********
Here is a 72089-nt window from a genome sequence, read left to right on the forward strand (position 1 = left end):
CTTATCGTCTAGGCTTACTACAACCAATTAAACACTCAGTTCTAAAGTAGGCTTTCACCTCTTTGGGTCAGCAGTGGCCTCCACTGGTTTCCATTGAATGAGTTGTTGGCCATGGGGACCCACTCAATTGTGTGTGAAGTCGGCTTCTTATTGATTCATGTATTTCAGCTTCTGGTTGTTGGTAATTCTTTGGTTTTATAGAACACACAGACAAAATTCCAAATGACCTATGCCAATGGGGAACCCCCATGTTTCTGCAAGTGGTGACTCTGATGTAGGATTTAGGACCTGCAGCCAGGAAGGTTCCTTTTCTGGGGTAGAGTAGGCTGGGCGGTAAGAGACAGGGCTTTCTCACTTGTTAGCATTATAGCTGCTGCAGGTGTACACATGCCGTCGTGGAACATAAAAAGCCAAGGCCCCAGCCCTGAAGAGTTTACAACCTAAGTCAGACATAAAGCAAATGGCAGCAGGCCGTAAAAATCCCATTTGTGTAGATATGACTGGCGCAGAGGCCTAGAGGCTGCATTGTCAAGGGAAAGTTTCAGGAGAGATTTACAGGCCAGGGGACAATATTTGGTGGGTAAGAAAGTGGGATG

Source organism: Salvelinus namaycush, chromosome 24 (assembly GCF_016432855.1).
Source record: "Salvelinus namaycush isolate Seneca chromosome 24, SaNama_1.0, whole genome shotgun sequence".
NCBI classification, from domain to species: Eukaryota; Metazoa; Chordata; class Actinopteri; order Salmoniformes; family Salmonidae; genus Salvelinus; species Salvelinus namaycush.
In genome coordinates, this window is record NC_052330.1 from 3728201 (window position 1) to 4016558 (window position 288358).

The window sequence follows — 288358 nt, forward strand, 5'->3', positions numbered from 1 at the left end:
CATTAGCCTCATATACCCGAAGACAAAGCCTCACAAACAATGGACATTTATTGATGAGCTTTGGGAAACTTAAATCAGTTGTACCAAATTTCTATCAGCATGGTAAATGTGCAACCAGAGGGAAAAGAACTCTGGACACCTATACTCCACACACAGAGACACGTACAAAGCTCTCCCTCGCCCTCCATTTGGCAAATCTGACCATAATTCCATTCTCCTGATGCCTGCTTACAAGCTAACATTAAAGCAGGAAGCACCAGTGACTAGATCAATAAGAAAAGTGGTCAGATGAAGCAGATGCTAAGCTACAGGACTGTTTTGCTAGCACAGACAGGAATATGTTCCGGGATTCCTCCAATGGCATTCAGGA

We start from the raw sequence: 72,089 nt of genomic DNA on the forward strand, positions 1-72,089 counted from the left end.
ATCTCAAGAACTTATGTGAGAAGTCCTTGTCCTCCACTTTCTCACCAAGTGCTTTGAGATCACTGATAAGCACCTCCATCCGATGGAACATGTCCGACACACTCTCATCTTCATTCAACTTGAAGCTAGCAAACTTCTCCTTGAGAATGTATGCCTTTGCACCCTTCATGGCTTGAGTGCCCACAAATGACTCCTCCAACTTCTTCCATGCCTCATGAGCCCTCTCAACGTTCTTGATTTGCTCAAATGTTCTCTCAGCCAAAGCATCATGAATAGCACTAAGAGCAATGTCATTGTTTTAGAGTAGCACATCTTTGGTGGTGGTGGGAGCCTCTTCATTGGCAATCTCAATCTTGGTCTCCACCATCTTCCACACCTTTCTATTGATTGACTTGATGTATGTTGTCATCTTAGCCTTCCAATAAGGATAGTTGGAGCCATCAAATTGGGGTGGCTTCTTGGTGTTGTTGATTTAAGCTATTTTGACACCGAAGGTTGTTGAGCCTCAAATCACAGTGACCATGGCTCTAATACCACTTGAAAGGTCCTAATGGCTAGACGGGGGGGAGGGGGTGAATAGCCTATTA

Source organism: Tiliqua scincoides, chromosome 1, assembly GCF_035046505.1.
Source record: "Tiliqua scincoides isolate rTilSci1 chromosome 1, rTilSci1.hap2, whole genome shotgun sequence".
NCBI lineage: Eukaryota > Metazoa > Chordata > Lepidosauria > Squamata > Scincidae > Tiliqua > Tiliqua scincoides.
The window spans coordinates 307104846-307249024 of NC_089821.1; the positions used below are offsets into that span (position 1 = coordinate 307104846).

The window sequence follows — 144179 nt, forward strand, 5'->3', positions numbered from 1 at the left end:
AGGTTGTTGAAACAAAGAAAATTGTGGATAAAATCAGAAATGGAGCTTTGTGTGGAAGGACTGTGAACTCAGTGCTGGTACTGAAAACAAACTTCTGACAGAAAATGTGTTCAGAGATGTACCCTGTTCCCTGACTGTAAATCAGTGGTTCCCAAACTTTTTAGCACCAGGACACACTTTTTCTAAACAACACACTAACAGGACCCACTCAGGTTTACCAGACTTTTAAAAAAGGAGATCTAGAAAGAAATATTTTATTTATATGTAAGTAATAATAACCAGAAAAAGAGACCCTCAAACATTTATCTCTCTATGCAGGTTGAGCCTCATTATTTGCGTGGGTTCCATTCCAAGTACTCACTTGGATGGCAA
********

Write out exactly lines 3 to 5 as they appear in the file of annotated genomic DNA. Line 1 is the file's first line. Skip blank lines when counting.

Source organism: Salvelinus namaycush, chromosome 24 (assembly GCF_016432855.1).
Source record: "Salvelinus namaycush isolate Seneca chromosome 24, SaNama_1.0, whole genome shotgun sequence".
NCBI classification, from domain to species: Eukaryota; Metazoa; Chordata; class Actinopteri; order Salmoniformes; family Salmonidae; genus Salvelinus; species Salvelinus namaycush.